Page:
Jews were leaders in photography movement

I cannot help but smile when I see people taking “selfies” with their phones.
I guess that I am somewhat old-fashioned, but I associate “photography” with cameras and not with cell phones. If you want to think of your cellphone as a camera, be my guest. Who am I to argue?
Obviously, we have come a long way in the history of photography. My belief is that most people do not know that Jews have been a significant force in the field of photography.
One of the earliest Jewish contributors was Levi ben Gershom, who, in the early 1300s, used a camera-like box to temporarily capture and observe images and eclipses of the sun. It wasn’t an actual camera, but you have to start somewhere.
Two years after the Daguerreotype was first developed in 1839, Herman Biouw, a Jewish artist, became famous for portraits of royalty as well as the earliest news photographs, of the Great Fire of Hamburg. Other of Biouw’s historic photos were the first Jewish family portrait (the Hahn family of Berlin) and the first portrait taken of a rabbi, Rabbi Samuel Hirsh of Hamburg.
Biouw’s achievement’s included making prints from copper plates, gold-toning and hand-coloring of prints. Tragically, he died as a result of inhaling the fumes of the processing chemicals.
Around the same time period in Melbourne, 1842, George Goodman pioneered photography in Australia, opening that nation’s first portrait studio.
As interest in photography grew in Australia, Jabez Small opened studios in Melbourne and Sidney and, eventually, a chain of camera shops that his son extended to every major city in the country.
In the 1840s, father and son David and Solomon Nunes Carvalho brought studio photography to Charleston, South Carolina. They eventually founded a photographic shop in Los Angeles as well as the city’s first Hebrew School.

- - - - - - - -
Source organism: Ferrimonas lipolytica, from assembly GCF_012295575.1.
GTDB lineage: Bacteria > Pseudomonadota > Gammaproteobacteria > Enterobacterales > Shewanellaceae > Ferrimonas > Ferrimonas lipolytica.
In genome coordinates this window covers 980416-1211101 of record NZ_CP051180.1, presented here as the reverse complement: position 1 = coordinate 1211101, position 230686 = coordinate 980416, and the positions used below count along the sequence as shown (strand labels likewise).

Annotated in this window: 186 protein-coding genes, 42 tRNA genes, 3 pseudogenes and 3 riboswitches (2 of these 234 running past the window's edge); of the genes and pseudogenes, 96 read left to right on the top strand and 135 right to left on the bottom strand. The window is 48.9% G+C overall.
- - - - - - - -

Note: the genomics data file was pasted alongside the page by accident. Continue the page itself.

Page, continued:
Other Jewish photographic pioneers included Friedrich Lessman, Mendel Diness (first Jewish photographer in Jerusalem) and Michael Greim (1860).
In addition to portraiture, Jewish photographers documented life around them. They were sensitive to the issues facing other Jews like themselves. Photographers, especially Jewish ones, knew Jewish folkways, likes and dislikes.
Jewish photographers had the opportunity to capture old, traditional folkways, some of which were changing and disappearing. One cause of picture postcards becoming so popular was this very reason.
In addition to its growing commercial success, photography was also gaining acceptance and expanding as an art form. Jews and others found it easy to join with other artists and groups to learn and expand in this relatively new area of expression.
One example of how Jewish photo-artists developed and flourished is that of Andre Friedman, known to the world as Robert Capa. Born in Budapest, he left for Berlin at age 18, escaped to France as Hitler gained power and became world famous with his photo coverage of the Spanish Civil War.
Who could forget Capa’s photo of a soldier falling backward at the moment of being struck on the battlefield?
You may recognize the name of Margaret Bourke-White, in reality Margaret Bourke-Weiss, a Life magazine photographer whose grandparents were Orthodox Jews from Poland.
Alfred Stieglitz left his family’s printing business, becoming one of the first great art photographers of street scenes, portraits and nature.
The most famous images of World War II were captured by Jewish photographers such as Capa, Walter Rosenblum, Martin Lederhandler and Louis Weintraub.
AP photographer Joe Rosenthal captured the famous Iwo Jima flag-raising image, probably the most memorable photo of World War II.
Life magazine was considered the prime publication for creative photographers. Look magazine, another pictorial magazine, achieved success under Arthur Rothstein, its director of photography, and its creative artist, Ben Shahn.
And if you are not convinced by now that Jews played a significant role in the history of photography, I need only remind you of that famous Life magazine cover photo of the V-J Day Times Square celebration showing the sailor kissing the nurse.
The famous image was captured by Life photographer Alfred Eisenstaedt, a German-born Jew.

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